• October 16, 2020

  • Abby Nuttall

Last month we wrote about how reduced emissions in city centres due to national and local lockdowns meant that several cities’ plans for low emission zones (LEZs) and clean air zones (CAZs) had been put on hold.

There are four classes of CAZ areas which are:

  • Class A – applies to buses, coaches, taxis and private hire vehicles (PHVs).
  • Class B – applies to buses, coaches, taxis, PHVs and heavy goods vehicles (HGVs).
  • Class C – applies to buses, coaches, taxis, PHVs, HGVs and light goods vehicles (LGVs).
  • Class D – applies to buses, coaches, taxis, PHVs, HGVs, LGVs and cars.

The local authority decides which level of CAZ is appropriate for their area, and often consult with local businesses and residents to help decide this.

The minimum vehicle standard for a CAZ is Euro VI for buses, coaches and HGVs and Euro 6 (diesel) and Euro 4 (petrol) for vans, minibuses, taxis, private hire and cars.

Following on from reviewing the impact of Covid-19 on their plans, Bath and Birmingham have now both announced their go-live date for CAZs.

Bath will open their CAZ on the 15th of March 2021, which will be a CAZ C, so there will be no charge for uncompliant private cars or motorcycles. The charge for a HGV will be £100 a day and for vans and LGVs it will be £9 per day.

Birmingham will go live later in the year on the 1st of June 2020. It will be a CAZ D, so all uncompliant vehicles will be charged to enter the area. The charge for a HGV will be £50 a day and for cars and LGVs it will be £8 per day.

In both cities, there are schemes to provide financial assistance programmes to support smaller businesses with the cost of upgrading to compliant vehicles.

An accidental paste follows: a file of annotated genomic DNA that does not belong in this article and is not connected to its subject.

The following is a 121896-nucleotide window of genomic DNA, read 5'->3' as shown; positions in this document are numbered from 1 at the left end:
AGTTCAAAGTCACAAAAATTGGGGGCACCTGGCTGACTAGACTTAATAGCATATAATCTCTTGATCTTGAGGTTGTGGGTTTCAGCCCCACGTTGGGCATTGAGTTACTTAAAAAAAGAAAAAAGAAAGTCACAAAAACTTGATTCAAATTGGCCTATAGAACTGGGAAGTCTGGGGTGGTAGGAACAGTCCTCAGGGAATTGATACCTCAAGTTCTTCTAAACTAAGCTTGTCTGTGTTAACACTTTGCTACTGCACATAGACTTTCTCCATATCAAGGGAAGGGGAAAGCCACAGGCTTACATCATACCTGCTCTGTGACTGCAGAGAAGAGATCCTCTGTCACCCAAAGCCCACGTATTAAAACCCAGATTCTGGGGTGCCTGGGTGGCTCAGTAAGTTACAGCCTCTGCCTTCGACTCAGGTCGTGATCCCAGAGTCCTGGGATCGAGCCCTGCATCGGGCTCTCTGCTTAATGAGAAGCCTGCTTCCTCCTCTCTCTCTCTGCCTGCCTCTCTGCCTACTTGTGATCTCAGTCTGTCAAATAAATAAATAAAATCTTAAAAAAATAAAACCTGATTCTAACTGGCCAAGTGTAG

Bristol and Manchester have now reopened consultations on plans for reducing emissions in their city centres as well.

Bristol’s consultation is proposing either a small CAZ D, which would apply to all vehicles, or a medium-sized CAZ C, which would apply to all apart from private cars. The consultation will be open for responses until the 22nd of November.

Manchester is looking at a CAZ C, which would apply to all vehicles apart from private cars, and the consultation will be open until the 3rd of December.

Following on from the nationwide lockdown, Leeds reviewed their plans for a CAZ B as they reached compliance earlier than expected. The Joint Air Quality Unit (JAQU) has reviewed the data and confirmed that Leeds will no longer need to introduce a CAZ.  The city council will continue to work with JAQU to ensure the improvements in air quality are maintained.

CAZs run for the entire year, with a chargeable day running from midnight to midnight, so if entry is before midnight and exit occurs afterwards, this will be charged as two days.

After entering a CAZ the driver, or company, responsible for the vehicle will have six days to pay the CAZ charge otherwise they will be issued with a Penalty Charge Notice. You can also pay up to seven days ahead of entry.

You can see all the planned and current CAZs on the BVRLA’s website. And to see if a vehicle will be charged you can check on the Government’s vehicle checker.

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